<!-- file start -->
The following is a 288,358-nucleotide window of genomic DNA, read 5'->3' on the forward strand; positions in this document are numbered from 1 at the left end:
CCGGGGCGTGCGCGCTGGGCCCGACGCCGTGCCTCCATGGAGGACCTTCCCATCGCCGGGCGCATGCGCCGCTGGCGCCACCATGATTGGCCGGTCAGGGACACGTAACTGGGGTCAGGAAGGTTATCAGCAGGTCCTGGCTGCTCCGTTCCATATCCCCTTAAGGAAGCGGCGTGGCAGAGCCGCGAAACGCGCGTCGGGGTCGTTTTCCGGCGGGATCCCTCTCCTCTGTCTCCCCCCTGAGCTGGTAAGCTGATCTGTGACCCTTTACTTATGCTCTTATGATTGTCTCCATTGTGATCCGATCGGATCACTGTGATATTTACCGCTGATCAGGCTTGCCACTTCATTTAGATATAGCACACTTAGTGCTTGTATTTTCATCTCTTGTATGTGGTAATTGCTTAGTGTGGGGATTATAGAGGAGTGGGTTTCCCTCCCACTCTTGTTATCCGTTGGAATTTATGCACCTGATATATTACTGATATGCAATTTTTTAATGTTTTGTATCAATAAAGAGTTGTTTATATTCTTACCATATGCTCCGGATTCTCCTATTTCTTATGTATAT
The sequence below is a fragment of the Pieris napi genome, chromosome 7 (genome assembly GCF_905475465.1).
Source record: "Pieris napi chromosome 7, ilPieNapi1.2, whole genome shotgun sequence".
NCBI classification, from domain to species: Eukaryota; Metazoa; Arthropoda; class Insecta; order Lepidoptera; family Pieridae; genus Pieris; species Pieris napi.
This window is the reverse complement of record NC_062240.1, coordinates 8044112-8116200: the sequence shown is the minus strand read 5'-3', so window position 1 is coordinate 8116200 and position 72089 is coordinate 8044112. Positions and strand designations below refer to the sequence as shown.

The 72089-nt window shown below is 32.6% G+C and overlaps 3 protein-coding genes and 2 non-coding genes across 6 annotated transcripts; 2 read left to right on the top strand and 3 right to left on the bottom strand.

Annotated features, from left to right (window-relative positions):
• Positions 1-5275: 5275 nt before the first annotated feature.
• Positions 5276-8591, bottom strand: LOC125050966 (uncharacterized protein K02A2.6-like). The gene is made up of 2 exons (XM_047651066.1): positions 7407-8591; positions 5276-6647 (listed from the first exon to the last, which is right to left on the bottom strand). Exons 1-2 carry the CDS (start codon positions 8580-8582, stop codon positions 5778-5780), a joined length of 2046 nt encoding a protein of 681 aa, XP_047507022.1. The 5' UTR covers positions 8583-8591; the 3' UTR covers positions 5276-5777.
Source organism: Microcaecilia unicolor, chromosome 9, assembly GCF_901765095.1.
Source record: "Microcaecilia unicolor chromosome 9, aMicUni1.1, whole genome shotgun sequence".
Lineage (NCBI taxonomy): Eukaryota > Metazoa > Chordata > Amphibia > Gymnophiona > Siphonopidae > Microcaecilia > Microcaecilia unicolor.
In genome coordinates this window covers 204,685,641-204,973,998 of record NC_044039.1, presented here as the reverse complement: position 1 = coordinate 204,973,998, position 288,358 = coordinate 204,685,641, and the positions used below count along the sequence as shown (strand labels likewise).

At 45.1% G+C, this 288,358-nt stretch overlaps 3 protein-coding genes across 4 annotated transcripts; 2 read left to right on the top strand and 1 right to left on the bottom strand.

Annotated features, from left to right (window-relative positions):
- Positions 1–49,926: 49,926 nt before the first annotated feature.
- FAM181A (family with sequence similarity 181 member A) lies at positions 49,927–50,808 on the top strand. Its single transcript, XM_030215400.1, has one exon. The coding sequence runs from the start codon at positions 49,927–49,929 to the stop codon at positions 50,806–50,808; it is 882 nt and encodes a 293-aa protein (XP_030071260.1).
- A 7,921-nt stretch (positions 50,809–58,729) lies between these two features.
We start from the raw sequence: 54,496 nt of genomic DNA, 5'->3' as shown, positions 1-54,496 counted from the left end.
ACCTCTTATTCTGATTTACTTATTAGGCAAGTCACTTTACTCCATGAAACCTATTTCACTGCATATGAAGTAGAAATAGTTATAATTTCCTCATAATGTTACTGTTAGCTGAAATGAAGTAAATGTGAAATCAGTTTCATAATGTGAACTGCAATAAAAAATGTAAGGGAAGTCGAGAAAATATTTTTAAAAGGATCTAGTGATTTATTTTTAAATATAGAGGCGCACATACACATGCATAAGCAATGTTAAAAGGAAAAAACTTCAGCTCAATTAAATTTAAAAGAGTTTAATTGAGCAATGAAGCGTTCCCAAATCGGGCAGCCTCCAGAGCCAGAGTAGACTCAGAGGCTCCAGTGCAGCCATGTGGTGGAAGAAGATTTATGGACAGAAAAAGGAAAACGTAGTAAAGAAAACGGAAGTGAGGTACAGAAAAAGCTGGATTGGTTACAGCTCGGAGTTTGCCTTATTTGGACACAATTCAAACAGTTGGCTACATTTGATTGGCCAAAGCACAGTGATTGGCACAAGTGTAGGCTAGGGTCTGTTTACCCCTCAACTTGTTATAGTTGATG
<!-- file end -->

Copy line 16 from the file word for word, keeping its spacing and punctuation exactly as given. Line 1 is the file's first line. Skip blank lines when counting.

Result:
Annotated features, from left to right (window-relative positions):